Theory of ‘smart’ plants may explain the evolution of global ecosystems

“It’s easy to think of plants as passive features of their environments, doing as the land prescribes, serving as a backdrop to the bustling animal kingdom.

“But what if the ecosystems of the world take their various forms because plant “decisions” make them that way? A new theory presented by Princeton University researchers in the journal Nature Plants suggests that in some cases that may be exactly what happens. In one of the first global theories of land-biome evolution, the researchers write that plants may actively behave in ways that not only benefit themselves but also determine the productivity and composition of their environs.

“Our theory explains biomes based on the new idea that we must consider plants to be smart and strategic,” said senior author Lars Hedin, a Princeton professor of ecology and evolutionary biology and department chair. “This is a global theory that explains why biomes differ in nutrient conditions and in their abilities to respond to disturbances and to absorb carbon dioxide from the atmosphere.”  From:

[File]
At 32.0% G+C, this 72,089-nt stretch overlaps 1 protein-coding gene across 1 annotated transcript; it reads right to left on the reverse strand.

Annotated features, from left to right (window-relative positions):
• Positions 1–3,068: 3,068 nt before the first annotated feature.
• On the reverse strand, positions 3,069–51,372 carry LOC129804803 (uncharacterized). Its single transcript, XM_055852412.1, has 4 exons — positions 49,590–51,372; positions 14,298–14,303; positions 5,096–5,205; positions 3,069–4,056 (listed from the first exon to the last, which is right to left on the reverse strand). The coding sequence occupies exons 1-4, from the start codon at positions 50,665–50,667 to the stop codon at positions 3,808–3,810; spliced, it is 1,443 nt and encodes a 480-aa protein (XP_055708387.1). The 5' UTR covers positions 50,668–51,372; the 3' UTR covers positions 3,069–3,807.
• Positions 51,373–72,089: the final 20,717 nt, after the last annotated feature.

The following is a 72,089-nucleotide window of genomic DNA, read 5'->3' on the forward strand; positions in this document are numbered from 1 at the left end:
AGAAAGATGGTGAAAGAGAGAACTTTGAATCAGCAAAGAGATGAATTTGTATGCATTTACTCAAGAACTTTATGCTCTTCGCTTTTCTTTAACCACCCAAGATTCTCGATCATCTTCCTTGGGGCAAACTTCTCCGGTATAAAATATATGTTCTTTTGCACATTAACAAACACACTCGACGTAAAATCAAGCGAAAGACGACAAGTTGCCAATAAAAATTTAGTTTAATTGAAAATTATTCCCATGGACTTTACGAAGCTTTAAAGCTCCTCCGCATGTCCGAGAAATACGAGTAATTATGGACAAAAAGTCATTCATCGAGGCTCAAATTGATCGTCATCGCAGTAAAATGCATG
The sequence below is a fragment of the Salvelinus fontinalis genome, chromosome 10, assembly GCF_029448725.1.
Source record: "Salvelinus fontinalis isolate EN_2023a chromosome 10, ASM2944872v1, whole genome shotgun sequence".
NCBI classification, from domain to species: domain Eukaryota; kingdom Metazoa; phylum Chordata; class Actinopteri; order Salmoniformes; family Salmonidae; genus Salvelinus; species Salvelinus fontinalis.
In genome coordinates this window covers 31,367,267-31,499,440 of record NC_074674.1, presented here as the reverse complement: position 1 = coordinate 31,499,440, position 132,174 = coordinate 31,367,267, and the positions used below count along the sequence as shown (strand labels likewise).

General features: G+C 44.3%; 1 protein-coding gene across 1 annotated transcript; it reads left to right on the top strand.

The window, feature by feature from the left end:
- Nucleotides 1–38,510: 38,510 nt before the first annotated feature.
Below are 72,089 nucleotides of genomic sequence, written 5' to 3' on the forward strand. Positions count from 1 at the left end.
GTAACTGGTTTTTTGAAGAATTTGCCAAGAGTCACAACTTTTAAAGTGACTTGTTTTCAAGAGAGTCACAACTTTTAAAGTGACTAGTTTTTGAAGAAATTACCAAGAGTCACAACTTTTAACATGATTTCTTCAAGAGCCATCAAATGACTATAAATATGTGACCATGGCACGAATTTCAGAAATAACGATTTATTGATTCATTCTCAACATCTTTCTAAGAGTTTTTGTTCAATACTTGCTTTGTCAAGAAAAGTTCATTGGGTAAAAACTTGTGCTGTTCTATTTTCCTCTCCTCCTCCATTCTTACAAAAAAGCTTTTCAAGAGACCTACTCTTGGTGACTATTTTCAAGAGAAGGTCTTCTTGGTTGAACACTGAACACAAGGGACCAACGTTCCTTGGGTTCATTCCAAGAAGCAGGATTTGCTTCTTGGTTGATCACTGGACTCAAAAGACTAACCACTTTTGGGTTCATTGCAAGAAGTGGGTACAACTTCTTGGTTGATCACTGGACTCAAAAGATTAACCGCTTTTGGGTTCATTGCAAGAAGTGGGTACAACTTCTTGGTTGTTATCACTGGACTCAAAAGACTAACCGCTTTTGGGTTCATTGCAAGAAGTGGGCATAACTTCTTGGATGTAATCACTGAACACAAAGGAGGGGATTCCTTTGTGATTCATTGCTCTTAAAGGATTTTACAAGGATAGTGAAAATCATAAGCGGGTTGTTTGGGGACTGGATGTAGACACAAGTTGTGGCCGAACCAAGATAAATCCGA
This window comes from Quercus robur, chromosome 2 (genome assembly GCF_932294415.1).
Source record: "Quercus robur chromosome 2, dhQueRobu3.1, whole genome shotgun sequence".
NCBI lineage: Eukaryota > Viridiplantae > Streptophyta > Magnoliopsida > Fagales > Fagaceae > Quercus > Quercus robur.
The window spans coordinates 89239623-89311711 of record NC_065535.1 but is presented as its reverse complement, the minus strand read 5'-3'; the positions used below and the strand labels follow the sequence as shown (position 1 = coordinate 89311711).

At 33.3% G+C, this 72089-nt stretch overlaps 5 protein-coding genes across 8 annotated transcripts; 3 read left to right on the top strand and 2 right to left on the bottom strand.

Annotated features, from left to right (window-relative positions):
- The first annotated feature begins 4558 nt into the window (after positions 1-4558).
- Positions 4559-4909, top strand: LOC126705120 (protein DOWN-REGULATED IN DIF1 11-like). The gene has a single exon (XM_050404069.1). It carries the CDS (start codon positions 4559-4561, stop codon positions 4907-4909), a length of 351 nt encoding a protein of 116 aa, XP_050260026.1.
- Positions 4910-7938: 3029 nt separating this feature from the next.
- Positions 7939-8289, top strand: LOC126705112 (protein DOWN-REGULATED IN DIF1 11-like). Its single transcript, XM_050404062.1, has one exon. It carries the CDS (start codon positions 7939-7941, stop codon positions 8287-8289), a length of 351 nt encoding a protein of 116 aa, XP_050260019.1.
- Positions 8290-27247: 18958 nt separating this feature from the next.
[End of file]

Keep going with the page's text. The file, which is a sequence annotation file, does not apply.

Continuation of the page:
GR:  This article by reputable scientists and published by a reputable journal troubles me. Thinking back to J.P. Grime’s book “Plant Strategies and Vegetation,” I wonder if the authors simply overlooked relevant literature when the proposed and then interpreted their research.  Adding more life-history variations to Grime’s work would be preferable to striking out on an independent course to rediscover Grime’s ideas. This interpretive remark by one of the authors is especially troubling:   “Tropical nitrogen-fixing plants are smart enough to know when to use costly nitrogen fixation to compete with neighboring plants, and when to turn it off, as if they are sentient beings,” Hedin said.

Frederick E. Clements had edged toward the idea that vegetation behaved as an organism as it matured. I believe H. A. Gleason demolished this idea quite well in his 1926 paper:  “The Individualistic Concept of the Plant Association” (Bulletin of the Torrey Botanical Club).